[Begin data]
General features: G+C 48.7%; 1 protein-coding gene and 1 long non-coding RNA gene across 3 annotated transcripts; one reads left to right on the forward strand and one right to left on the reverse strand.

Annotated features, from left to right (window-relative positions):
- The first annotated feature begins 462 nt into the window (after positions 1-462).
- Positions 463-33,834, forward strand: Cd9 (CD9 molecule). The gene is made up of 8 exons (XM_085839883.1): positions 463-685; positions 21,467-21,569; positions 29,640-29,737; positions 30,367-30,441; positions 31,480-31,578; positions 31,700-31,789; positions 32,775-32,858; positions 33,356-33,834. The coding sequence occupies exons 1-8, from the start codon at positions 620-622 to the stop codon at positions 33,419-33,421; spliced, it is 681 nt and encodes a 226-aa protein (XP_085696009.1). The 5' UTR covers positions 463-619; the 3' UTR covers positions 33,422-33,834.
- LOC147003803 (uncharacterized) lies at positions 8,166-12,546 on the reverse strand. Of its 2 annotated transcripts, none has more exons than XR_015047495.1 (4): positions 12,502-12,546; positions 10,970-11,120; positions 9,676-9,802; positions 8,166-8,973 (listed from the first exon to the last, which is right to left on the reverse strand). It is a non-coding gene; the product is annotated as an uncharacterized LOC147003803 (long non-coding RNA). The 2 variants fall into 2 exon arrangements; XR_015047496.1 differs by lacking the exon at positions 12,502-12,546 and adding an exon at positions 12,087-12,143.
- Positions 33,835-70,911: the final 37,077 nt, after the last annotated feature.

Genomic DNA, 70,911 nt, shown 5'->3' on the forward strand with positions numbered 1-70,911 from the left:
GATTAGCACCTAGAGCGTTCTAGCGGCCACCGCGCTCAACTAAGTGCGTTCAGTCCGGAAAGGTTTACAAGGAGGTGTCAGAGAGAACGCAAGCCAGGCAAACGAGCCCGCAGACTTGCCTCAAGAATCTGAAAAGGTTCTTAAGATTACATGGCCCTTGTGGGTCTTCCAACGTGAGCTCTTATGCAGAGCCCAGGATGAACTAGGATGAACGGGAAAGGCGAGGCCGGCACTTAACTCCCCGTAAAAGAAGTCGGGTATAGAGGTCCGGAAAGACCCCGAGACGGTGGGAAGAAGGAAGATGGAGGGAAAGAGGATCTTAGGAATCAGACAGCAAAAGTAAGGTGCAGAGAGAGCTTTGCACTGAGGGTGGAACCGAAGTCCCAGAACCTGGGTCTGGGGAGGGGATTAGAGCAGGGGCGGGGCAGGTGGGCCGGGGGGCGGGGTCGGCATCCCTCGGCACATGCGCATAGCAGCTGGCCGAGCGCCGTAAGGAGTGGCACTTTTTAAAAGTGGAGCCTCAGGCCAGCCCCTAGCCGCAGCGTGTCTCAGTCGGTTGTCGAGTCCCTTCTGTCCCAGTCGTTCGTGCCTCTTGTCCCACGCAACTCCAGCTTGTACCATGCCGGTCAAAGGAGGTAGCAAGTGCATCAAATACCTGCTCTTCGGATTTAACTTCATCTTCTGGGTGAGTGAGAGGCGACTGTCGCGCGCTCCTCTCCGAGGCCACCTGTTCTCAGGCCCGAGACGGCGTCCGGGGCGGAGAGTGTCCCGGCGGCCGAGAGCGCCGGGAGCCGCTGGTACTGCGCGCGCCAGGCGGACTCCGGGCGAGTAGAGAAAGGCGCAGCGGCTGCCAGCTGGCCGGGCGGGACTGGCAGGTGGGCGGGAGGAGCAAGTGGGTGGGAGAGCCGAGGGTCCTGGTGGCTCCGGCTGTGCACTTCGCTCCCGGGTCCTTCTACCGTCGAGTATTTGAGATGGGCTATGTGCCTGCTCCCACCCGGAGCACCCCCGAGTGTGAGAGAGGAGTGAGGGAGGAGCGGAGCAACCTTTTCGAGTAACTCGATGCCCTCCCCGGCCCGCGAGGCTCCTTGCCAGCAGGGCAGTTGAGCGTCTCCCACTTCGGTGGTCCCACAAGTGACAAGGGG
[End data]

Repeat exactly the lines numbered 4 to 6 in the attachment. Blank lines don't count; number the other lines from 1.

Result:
- Positions 463-33,834, forward strand: Cd9 (CD9 molecule). The gene is made up of 8 exons (XM_085839883.1): positions 463-685; positions 21,467-21,569; positions 29,640-29,737; positions 30,367-30,441; positions 31,480-31,578; positions 31,700-31,789; positions 32,775-32,858; positions 33,356-33,834. The coding sequence occupies exons 1-8, from the start codon at positions 620-622 to the stop codon at positions 33,419-33,421; spliced, it is 681 nt and encodes a 226-aa protein (XP_085696009.1). The 5' UTR covers positions 463-619; the 3' UTR covers positions 33,422-33,834.
- LOC147003803 (uncharacterized) lies at positions 8,166-12,546 on the reverse strand. Of its 2 annotated transcripts, none has more exons than XR_015047495.1 (4): positions 12,502-12,546; positions 10,970-11,120; positions 9,676-9,802; positions 8,166-8,973 (listed from the first exon to the last, which is right to left on the reverse strand). It is a non-coding gene; the product is annotated as an uncharacterized LOC147003803 (long non-coding RNA). The 2 variants fall into 2 exon arrangements; XR_015047496.1 differs by lacking the exon at positions 12,502-12,546 and adding an exon at positions 12,087-12,143.
- Positions 33,835-70,911: the final 37,077 nt, after the last annotated feature.